Paul Douglas, AerisWeather Senior Meteorologist

Hurricane Forecasters Struggle To Make Sense of Social Media. There is so much clutter, noise and nonsense on Twitter, FB, Instagram, Snapchat - people commenting on comments. Which is all good fun until a deadly storm is approaching. And then who are you going to believe, a spokesman for The National Hurricane Center, or some (idiot) second-guessing the official track of the storm? It's a free country, you can say what you want, believe what you want. Even if it gets you killed. Here's an excerpt of an interesting article at "Social media is an effective way to keep tabs on Katy Perry or stalk your ex, but how does it fare when a life-threatening emergency arises? Hurricane forecasters don’t seem keen on Twitter, Facebook and Instagram as emergency-management tools, the Post’s Eliot Kleinberg reports from the National Hurricane Conference. They fret about the dilution of the old media model of news delivered straight from the experts’ mouths to your eyes and ears..."

Wet, But Not "Texas Wet". And to think just a few months ago the state of Texas was experiencing severe to exceptional drought. Expect some sun today but clouds increase by afternoon, another round of showers later tonight into Wednesday. We warm up a bit late in the week with strong to potentially severe T-storms Friday into Saturday.

Here's What NBC Can And Can't Do With Brian Williams. Vanity Fair has an update; here's an excerpt: "...After a flurry of media leaks, it appears Williams will not be returning to his old job at NBC Nightly News. The burning question now becomes if, as multiple media reports indicate, NBC really does want to keep Williams at the network in some other capacity, what on earth should they do with him? It’s a daunting problem, and one that the news division’s new chief, longtime Williams friend Andrew Lack, has, by most accounts, had his people studying for weeks. Lack’s directive, according to a report by CNN’s Brian Stelter, has been to “think creatively,” suggesting that almost any role other than the anchorman at Nightly News is on the table..." (File photo: Brad Barket/Invision/AP, File).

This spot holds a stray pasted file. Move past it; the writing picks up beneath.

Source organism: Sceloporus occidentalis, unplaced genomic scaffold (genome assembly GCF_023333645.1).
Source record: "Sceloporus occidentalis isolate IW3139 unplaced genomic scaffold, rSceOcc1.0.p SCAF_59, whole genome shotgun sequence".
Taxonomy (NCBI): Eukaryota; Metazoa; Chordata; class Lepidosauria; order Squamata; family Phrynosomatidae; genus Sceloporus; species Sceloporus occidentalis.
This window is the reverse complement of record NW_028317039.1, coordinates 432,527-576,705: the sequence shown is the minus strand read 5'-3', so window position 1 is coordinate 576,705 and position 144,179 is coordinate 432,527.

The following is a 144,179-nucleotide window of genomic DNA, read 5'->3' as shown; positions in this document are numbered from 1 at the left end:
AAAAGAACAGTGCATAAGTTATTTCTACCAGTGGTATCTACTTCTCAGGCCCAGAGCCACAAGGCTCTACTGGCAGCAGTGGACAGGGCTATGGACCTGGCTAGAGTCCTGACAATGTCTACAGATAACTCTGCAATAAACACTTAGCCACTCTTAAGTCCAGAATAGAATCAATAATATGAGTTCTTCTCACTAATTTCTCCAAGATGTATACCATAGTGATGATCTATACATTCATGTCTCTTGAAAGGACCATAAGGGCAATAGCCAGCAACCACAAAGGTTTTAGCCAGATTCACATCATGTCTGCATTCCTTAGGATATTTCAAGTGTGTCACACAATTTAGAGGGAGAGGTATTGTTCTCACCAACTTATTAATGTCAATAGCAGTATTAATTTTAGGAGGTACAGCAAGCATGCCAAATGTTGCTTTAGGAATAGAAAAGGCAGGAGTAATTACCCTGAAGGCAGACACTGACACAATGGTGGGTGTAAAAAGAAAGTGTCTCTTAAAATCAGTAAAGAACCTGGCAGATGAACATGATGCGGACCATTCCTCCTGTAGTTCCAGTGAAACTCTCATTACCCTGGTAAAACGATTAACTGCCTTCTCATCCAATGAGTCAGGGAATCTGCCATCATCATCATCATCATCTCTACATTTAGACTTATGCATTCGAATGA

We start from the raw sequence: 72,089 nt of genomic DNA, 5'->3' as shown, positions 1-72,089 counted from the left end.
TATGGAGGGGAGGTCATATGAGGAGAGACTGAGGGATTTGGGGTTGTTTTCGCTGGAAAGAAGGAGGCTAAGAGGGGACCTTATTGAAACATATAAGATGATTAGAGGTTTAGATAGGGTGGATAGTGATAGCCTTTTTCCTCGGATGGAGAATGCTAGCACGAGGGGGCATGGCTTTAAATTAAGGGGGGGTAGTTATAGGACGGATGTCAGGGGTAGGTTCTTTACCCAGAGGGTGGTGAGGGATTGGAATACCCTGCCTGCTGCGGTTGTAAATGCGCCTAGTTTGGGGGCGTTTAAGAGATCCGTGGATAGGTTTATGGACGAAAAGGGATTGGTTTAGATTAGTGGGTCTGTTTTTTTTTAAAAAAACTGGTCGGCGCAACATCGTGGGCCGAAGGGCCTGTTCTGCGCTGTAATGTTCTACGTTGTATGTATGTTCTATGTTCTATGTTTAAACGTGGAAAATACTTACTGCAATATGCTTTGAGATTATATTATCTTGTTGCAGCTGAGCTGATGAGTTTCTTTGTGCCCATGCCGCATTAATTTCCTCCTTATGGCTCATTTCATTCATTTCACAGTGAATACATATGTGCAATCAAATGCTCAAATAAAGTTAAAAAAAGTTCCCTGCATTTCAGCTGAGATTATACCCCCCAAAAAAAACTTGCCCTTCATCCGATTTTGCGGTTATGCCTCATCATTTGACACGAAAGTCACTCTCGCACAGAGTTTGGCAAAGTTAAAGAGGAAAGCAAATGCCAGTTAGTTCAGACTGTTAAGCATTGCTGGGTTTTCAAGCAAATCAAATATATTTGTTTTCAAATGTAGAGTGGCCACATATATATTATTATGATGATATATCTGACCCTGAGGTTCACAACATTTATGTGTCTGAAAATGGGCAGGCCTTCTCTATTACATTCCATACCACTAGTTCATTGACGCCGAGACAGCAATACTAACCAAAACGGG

Music Is Free Now - And The Industry Only Has Itself To Blame. NewStatesman takes a look at something that would have seemed unthinkable as recently as the 1990s - here's a clip: "...Stephen Witt’s How Music Got Free details decades of foolishness in the industry and its decline in the 21st century by focusing on three simultaneous developments: the construction and massive growth of the Universal label, Brandenburg’s efforts to get the MP3 taken seriously and the contemporaneous development of the internet, on which a tiny group of hip-hop fans and computer geeks slowly dismantled a multimillion-pound industry..."

Image credit above: "Sound investment: the history of the record industry is a tale of technology, stars and shady deals." Photo Montage by Dan Murrell.

"Blizzard" of Mayflies Closes Bridge in Pennsylvania. ABC News has the gag-worthy details: "It was a scene straight from a nightmare. A town in Pennsylvania was invaded by swarming mayflies on Saturday night, causing three separate motorcycle accidents and closing a bridge for several hours, fire chief Douglas Kemmerly told ABC News today. The Wrightsville Fire Department responded to a motorcycle crash along the Veterans Memorial Bridge between the towns of Columbia and Wrightsville. Firefighters and police were bombarded by nickel-sized mayflies that turned the sky into a “blizzard,” Kemmerly said..." ) Photo credit: Todd Nissly, Wrightsville Fire & Rescue).

TODAY: Fading sun, quite comfortable for June. Dew point: 49. Winds: E 5-10. High: 73